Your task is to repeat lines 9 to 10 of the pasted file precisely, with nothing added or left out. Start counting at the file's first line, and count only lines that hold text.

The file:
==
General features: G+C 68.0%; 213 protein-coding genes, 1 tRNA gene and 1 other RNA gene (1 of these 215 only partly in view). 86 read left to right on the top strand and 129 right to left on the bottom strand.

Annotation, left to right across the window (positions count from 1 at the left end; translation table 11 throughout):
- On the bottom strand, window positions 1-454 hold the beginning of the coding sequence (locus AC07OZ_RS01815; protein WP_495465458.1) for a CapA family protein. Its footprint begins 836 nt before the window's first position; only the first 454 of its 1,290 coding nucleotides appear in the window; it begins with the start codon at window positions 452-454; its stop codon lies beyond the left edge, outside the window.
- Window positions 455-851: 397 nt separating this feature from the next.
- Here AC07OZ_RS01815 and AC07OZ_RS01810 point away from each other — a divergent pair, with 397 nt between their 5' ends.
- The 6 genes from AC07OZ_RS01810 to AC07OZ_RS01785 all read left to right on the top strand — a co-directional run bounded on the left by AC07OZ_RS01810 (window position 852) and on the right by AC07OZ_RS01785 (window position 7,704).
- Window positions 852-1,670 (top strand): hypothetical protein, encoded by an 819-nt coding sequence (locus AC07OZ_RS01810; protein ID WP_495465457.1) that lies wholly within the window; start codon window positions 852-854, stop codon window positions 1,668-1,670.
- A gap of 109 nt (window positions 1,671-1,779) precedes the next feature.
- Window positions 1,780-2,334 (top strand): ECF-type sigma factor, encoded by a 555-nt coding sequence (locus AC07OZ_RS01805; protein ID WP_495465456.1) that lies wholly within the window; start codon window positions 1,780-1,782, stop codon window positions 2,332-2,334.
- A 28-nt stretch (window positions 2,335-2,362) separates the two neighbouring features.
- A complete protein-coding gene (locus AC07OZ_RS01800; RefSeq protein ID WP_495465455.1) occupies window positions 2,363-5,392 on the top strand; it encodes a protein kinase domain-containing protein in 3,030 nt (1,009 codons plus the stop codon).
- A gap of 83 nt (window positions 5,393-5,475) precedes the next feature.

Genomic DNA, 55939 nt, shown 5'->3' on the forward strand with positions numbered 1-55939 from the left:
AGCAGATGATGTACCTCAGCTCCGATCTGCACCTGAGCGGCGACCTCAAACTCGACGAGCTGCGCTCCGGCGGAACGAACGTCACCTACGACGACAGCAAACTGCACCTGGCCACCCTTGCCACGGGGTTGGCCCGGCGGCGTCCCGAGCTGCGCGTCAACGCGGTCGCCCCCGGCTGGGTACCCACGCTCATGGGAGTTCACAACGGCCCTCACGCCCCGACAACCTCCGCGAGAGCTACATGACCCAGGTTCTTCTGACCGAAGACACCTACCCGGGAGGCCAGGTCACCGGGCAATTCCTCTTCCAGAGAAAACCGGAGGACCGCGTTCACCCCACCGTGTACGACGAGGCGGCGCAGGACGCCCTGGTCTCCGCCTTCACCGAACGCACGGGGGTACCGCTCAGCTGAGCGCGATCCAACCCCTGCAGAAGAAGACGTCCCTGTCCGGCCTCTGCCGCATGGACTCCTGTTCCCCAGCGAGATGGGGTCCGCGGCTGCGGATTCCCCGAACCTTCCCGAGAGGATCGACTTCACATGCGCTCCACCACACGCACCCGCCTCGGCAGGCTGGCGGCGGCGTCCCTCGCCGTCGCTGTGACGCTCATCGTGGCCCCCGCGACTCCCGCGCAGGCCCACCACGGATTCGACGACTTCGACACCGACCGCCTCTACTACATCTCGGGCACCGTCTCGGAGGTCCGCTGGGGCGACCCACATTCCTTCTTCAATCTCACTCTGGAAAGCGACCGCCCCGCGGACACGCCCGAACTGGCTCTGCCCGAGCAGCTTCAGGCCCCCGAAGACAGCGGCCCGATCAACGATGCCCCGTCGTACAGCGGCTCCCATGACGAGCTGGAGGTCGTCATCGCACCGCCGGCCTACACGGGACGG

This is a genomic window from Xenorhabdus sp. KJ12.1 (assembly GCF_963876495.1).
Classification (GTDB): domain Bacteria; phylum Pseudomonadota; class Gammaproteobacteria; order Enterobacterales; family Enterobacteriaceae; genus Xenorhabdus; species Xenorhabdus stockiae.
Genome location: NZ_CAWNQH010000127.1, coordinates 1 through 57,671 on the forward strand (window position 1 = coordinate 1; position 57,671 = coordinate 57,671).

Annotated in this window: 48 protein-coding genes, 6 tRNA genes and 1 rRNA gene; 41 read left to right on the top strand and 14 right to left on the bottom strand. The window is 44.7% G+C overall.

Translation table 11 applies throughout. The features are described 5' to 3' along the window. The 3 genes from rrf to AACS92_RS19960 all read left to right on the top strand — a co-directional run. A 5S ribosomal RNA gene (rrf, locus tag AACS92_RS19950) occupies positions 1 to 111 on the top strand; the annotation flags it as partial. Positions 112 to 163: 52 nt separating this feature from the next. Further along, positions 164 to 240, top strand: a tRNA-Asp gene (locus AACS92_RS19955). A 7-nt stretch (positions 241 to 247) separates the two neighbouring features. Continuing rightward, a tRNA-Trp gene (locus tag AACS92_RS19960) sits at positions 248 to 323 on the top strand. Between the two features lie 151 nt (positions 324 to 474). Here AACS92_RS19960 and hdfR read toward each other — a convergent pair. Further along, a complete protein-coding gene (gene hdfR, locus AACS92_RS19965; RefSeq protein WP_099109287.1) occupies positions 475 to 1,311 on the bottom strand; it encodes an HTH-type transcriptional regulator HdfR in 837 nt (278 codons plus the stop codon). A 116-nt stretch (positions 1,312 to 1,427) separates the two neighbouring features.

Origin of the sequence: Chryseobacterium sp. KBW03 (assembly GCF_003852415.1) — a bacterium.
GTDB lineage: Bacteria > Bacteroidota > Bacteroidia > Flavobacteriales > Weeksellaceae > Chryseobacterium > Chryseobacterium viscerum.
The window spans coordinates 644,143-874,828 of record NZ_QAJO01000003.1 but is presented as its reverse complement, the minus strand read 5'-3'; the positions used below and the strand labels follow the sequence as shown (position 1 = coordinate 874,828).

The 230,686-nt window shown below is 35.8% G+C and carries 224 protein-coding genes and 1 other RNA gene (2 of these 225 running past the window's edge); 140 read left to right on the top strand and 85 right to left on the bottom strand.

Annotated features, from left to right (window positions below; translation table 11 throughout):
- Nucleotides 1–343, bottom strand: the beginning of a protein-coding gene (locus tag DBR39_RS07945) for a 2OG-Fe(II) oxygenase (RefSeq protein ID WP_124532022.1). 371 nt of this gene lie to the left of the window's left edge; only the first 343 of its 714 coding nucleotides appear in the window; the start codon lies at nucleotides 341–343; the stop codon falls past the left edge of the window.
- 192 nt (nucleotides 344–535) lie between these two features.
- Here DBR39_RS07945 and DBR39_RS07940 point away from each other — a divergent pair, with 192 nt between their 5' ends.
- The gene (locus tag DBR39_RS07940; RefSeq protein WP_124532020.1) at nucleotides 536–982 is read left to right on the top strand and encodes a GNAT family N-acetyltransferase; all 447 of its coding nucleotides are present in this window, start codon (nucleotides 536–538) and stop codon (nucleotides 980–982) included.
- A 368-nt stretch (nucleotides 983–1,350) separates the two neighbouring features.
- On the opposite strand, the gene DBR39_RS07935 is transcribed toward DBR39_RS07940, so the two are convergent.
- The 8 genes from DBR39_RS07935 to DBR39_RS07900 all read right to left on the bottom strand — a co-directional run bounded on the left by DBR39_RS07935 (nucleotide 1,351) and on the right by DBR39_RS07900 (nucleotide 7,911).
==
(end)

- Window positions 1,780-2,334 (top strand): ECF-type sigma factor, encoded by a 555-nt coding sequence (locus AC07OZ_RS01805; protein ID WP_495465456.1) that lies wholly within the window; start codon window positions 1,780-1,782, stop codon window positions 2,332-2,334.
- A 28-nt stretch (window positions 2,335-2,362) separates the two neighbouring features.